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Old 03-22-2008, 04:48 PM   #1
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Entry foyer tile job - Need Help!


Hi all,
Let me preface by saying that I am new to the forum, new to any type of "chatting" AND new to ripping up my entry foyer, so please bear with me if I use improper terms, etc.

OK, so I had the bright idea to replace the tile in the front hall. It's that 1930s-style pink and black basketweave pattern (same as in my bathroom). I went into this not knowing exactly what I would find or how long it would actually take to complete the project (especially since it's an old house). I thought I would be able to remove the tiles, sor tof "pop them off" if I used the tool on kind of a horizontal angle, then possibly use a leveling compound and re-tile.

Not so fast... of course, when I started taking up the tiles there was no way to get them up without putting gouges into the concrete below. There was also one area where the tile had a long crack running horizontally across the hallway (that's why I didn't just go over top - that and the fact that I'm crazy and the hallway being higher than the living room would have driven me nuts).

Once realizing it was hopeless to do it that way, I just went for it... and took up all of the cement that was under it too (1-1/2 - 2 inches I would estimate). Now I am at a point where it seems to be a mortar bed... which is of course uneven.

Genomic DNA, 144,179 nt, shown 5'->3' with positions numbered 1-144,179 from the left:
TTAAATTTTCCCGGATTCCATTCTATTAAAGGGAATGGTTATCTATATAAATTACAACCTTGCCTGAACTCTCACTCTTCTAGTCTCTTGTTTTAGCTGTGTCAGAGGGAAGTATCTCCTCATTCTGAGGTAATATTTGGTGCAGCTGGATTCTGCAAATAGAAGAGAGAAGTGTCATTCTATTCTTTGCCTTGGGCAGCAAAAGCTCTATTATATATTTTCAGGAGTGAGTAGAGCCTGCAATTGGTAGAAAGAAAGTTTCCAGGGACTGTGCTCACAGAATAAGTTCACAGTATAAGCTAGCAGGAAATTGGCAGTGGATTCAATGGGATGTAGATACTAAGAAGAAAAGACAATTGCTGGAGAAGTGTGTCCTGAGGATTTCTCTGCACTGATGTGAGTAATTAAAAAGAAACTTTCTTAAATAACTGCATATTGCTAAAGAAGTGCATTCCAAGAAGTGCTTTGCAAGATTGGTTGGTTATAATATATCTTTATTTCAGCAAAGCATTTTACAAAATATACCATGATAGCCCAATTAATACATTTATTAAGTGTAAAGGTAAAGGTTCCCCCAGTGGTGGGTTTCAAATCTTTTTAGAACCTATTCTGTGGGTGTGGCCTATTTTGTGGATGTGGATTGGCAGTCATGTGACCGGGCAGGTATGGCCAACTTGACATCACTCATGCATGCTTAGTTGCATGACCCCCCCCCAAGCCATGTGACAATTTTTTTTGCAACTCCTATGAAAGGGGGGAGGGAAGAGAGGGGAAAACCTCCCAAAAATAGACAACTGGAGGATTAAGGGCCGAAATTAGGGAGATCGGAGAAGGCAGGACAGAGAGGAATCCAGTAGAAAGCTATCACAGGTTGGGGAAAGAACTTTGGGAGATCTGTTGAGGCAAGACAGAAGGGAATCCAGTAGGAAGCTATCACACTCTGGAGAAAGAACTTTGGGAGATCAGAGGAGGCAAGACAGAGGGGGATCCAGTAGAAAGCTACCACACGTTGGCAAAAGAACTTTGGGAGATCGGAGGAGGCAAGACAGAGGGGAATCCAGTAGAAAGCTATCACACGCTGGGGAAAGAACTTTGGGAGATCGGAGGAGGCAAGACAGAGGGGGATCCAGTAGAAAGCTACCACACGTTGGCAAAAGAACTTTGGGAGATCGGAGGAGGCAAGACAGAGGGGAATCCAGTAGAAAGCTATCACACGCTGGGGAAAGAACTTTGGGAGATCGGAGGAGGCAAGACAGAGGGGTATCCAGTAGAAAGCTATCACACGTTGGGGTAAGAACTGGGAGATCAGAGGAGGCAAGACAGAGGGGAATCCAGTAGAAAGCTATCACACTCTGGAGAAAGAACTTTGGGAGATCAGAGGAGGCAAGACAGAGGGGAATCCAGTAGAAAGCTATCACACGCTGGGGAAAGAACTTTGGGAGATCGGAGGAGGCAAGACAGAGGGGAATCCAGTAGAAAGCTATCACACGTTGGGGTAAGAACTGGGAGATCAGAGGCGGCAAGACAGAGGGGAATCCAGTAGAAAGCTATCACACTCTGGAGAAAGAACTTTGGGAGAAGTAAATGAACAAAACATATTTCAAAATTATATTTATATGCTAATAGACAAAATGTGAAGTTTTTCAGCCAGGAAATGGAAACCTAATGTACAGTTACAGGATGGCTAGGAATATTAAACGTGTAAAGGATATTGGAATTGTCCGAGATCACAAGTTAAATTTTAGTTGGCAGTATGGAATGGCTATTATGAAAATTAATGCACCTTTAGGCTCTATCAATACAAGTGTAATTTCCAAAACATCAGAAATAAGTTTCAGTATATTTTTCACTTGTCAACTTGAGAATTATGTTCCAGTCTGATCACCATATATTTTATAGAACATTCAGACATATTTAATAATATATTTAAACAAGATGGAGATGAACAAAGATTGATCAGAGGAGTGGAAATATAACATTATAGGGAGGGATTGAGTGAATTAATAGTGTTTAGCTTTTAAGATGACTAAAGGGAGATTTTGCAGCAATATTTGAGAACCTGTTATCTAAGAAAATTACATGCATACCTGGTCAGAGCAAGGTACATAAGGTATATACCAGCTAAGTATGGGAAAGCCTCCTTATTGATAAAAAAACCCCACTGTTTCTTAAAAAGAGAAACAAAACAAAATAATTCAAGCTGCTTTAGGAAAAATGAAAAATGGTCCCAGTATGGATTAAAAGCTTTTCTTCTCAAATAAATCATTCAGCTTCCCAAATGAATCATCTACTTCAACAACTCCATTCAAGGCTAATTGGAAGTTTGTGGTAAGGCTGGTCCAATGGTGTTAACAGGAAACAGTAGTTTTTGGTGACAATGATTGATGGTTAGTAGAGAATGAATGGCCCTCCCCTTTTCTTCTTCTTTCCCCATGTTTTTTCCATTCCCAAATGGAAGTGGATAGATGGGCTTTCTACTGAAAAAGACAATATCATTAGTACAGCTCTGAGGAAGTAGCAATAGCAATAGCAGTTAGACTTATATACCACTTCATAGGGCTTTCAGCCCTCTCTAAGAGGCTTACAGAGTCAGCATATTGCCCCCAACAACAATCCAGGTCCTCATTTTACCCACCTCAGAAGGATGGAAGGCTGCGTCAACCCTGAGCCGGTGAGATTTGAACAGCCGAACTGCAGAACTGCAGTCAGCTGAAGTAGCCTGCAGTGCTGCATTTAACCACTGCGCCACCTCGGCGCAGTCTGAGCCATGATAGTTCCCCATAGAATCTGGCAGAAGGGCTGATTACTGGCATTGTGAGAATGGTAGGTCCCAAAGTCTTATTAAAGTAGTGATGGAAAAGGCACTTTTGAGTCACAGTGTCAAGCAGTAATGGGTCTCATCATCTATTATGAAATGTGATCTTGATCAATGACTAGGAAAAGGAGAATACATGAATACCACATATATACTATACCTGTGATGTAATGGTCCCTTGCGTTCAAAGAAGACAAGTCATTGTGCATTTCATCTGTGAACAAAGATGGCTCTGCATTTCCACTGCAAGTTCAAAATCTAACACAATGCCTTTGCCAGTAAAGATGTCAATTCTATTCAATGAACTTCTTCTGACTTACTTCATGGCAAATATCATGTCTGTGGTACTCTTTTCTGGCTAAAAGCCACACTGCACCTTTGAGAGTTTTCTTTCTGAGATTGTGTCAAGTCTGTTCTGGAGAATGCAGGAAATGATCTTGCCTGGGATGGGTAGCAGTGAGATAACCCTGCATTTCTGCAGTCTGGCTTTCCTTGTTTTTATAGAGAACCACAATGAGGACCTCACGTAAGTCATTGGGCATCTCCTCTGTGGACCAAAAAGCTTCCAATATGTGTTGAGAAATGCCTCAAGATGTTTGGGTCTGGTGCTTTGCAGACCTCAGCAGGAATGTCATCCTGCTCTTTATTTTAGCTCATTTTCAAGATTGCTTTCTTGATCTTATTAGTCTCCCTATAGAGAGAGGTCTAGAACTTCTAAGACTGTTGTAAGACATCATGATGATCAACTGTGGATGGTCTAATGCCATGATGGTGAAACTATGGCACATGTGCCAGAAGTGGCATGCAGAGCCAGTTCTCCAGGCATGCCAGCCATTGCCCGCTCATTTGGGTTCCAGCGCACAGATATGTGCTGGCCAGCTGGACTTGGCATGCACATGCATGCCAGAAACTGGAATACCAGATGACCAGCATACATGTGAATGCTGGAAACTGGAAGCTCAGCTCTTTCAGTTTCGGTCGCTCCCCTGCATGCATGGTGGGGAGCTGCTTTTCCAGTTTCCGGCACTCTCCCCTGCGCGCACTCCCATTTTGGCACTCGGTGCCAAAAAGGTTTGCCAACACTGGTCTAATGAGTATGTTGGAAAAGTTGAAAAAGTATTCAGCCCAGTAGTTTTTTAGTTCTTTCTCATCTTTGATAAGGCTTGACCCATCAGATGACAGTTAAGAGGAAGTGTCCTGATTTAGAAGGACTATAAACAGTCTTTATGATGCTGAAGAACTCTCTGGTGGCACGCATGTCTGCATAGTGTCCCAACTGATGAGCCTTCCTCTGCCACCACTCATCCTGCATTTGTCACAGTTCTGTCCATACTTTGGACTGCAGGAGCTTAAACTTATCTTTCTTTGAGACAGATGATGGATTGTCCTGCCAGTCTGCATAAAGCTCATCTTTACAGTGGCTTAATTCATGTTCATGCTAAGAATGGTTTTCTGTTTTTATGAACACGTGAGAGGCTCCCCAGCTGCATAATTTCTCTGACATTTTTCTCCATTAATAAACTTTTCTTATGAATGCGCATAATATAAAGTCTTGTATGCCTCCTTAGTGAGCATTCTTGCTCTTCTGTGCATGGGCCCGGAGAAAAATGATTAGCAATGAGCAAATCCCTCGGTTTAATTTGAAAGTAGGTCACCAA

Do I stop removing stuff at this point and just reapply cement??? At the point that I'm at, it looks to me like I could just stick with the mortar bed and add back up. Or I could take that out too but I have no idea what is under it. As it is right now I can see the tops of the wood pieces (joists?) positioned every 14 inches or so apart.

I've gone this far so I really want to do it right... Help?!?

Here a two pics to hopefully help you help me!
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Old 03-22-2008, 07:33 PM   #2
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Entry foyer tile job - Need Help!


You are most likely going to have to remove the cement as you have to a point that the floor joists are showing everywhere and get things looking the same.

Then go back with a new mudbed overall as there was before.

In this case you may also require an isolation membrane on top of the new mudbed. This would be a daunting task for a lot of people but it really isn't that difficult to do.

You could also pour a Self Levelling Compound but that could get expensive.


How much more concrete is there remaining between the floor joists? And, is what's there now all crumbled?

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Old 03-22-2008, 07:44 PM   #3
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Entry foyer tile job - Need Help!